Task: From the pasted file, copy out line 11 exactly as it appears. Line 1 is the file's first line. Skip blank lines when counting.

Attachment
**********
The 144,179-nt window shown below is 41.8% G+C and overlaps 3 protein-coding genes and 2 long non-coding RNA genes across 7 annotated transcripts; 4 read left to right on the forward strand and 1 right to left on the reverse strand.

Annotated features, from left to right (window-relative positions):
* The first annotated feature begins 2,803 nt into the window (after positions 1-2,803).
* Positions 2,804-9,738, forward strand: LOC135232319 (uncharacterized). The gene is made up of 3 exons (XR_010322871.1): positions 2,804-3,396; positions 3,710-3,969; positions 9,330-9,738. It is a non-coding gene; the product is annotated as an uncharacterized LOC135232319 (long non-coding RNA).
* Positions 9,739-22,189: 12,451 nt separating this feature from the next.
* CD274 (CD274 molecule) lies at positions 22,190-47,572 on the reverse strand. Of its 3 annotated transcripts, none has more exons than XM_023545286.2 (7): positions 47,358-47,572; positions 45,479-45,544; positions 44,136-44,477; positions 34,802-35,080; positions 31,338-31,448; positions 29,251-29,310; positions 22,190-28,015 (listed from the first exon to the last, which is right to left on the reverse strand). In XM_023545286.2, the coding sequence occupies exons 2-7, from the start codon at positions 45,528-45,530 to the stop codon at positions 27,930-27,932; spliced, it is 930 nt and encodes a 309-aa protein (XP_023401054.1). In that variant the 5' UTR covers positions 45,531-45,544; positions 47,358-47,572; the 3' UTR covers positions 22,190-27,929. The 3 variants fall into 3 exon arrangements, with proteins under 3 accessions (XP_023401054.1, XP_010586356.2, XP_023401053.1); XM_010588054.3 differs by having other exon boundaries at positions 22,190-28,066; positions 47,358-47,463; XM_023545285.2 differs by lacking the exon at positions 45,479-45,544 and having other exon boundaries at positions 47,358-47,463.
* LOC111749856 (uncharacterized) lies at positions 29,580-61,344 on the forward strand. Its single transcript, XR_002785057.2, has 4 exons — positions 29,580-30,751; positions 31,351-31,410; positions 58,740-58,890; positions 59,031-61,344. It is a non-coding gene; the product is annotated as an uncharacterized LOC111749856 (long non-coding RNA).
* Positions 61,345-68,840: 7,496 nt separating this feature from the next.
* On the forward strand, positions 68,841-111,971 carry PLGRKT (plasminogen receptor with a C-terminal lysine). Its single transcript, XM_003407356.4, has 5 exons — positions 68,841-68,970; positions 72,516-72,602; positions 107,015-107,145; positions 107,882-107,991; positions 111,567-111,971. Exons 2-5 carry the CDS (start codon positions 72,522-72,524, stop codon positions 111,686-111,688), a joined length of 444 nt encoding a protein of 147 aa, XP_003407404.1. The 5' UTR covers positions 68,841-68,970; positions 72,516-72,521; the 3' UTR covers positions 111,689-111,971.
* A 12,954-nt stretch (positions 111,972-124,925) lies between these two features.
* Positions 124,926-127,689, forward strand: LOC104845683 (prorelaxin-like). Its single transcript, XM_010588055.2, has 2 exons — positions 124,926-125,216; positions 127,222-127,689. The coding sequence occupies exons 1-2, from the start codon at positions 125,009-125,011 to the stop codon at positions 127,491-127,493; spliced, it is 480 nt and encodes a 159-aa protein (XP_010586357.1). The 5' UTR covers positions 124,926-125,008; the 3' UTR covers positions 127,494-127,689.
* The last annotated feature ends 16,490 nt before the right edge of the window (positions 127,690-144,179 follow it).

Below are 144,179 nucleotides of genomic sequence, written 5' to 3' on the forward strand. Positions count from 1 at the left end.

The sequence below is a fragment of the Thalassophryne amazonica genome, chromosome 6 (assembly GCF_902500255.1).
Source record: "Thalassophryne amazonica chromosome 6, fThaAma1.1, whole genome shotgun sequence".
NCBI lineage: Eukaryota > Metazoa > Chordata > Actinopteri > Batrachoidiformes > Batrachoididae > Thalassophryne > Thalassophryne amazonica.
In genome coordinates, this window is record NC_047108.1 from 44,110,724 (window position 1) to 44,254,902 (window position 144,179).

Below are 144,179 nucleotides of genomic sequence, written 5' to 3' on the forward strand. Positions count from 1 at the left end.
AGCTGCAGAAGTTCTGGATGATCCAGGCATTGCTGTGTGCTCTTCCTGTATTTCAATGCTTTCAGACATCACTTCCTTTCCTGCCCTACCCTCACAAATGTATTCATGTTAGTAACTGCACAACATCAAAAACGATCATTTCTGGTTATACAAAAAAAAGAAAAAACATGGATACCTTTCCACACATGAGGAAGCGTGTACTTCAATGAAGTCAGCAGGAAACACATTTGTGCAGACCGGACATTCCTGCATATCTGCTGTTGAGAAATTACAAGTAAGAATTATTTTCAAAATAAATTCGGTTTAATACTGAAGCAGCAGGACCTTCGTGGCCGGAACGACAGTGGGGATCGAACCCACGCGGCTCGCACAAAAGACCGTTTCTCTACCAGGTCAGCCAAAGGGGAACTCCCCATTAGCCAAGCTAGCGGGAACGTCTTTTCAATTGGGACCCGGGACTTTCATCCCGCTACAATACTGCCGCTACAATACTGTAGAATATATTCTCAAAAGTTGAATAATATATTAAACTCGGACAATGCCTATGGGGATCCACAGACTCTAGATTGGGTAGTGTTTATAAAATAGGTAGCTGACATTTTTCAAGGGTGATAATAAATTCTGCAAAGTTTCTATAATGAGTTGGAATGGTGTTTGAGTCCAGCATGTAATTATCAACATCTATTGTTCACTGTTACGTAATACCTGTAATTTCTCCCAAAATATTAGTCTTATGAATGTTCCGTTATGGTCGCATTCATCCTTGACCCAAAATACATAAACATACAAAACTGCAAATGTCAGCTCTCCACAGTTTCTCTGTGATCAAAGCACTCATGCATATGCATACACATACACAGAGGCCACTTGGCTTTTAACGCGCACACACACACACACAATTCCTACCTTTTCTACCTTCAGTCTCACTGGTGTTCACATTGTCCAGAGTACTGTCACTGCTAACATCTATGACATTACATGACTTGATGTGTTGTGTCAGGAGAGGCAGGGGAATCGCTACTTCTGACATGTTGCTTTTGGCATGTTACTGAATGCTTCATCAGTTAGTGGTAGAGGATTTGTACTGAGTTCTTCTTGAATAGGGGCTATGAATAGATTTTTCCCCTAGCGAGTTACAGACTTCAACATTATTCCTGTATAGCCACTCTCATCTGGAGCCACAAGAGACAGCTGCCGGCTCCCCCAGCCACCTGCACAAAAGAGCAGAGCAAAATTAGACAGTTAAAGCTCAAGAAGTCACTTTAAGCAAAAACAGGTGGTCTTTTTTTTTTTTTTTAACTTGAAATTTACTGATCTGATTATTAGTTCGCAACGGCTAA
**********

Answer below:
* Positions 124,926-127,689, forward strand: LOC104845683 (prorelaxin-like). Its single transcript, XM_010588055.2, has 2 exons — positions 124,926-125,216; positions 127,222-127,689. The coding sequence occupies exons 1-2, from the start codon at positions 125,009-125,011 to the stop codon at positions 127,491-127,493; spliced, it is 480 nt and encodes a 159-aa protein (XP_010586357.1). The 5' UTR covers positions 124,926-125,008; the 3' UTR covers positions 127,494-127,689.